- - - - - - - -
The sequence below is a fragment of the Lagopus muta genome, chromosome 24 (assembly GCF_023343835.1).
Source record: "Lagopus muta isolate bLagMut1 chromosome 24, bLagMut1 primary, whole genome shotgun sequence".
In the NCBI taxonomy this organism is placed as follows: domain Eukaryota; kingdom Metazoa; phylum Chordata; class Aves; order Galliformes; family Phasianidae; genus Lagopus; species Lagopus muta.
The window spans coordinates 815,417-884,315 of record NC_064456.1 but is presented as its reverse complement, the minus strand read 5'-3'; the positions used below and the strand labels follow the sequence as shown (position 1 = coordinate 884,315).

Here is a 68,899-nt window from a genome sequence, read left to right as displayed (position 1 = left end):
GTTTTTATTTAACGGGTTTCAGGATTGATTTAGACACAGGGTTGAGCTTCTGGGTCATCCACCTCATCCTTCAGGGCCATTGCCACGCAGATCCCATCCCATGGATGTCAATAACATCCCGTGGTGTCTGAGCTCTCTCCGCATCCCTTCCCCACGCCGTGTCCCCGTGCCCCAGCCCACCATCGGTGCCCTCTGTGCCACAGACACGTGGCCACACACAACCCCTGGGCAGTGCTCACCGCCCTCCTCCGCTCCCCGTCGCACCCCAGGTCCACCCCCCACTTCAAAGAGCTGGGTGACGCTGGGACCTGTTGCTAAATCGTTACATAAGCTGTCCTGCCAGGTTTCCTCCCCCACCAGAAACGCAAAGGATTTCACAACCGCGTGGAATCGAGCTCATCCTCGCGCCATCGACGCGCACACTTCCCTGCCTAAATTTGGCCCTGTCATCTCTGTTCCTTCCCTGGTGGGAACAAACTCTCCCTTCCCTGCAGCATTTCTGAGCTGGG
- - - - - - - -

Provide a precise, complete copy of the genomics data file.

The sequence below is a fragment of the Lagopus muta genome, chromosome 24 (assembly GCF_023343835.1).
Source record: "Lagopus muta isolate bLagMut1 chromosome 24, bLagMut1 primary, whole genome shotgun sequence".
In the NCBI taxonomy this organism is placed as follows: domain Eukaryota; kingdom Metazoa; phylum Chordata; class Aves; order Galliformes; family Phasianidae; genus Lagopus; species Lagopus muta.
The window spans coordinates 815,417-884,315 of record NC_064456.1 but is presented as its reverse complement, the minus strand read 5'-3'; the positions used below and the strand labels follow the sequence as shown (position 1 = coordinate 884,315).

Here is a 68,899-nt window from a genome sequence, read left to right as displayed (position 1 = left end):
GTTTTTATTTAACGGGTTTCAGGATTGATTTAGACACAGGGTTGAGCTTCTGGGTCATCCACCTCATCCTTCAGGGCCATTGCCACGCAGATCCCATCCCATGGATGTCAATAACATCCCGTGGTGTCTGAGCTCTCTCCGCATCCCTTCCCCACGCCGTGTCCCCGTGCCCCAGCCCACCATCGGTGCCCTCTGTGCCACAGACACGTGGCCACACACAACCCCTGGGCAGTGCTCACCGCCCTCCTCCGCTCCCCGTCGCACCCCAGGTCCACCCCCCACTTCAAAGAGCTGGGTGACGCTGGGACCTGTTGCTAAATCGTTACATAAGCTGTCCTGCCAGGTTTCCTCCCCCACCAGAAACGCAAAGGATTTCACAACCGCGTGGAATCGAGCTCATCCTCGCGCCATCGACGCGCACACTTCCCTGCCTAAATTTGGCCCTGTCATCTCTGTTCCTTCCCTGGTGGGAACAAACTCTCCCTTCCCTGCAGCATTTCTGAGCTGGG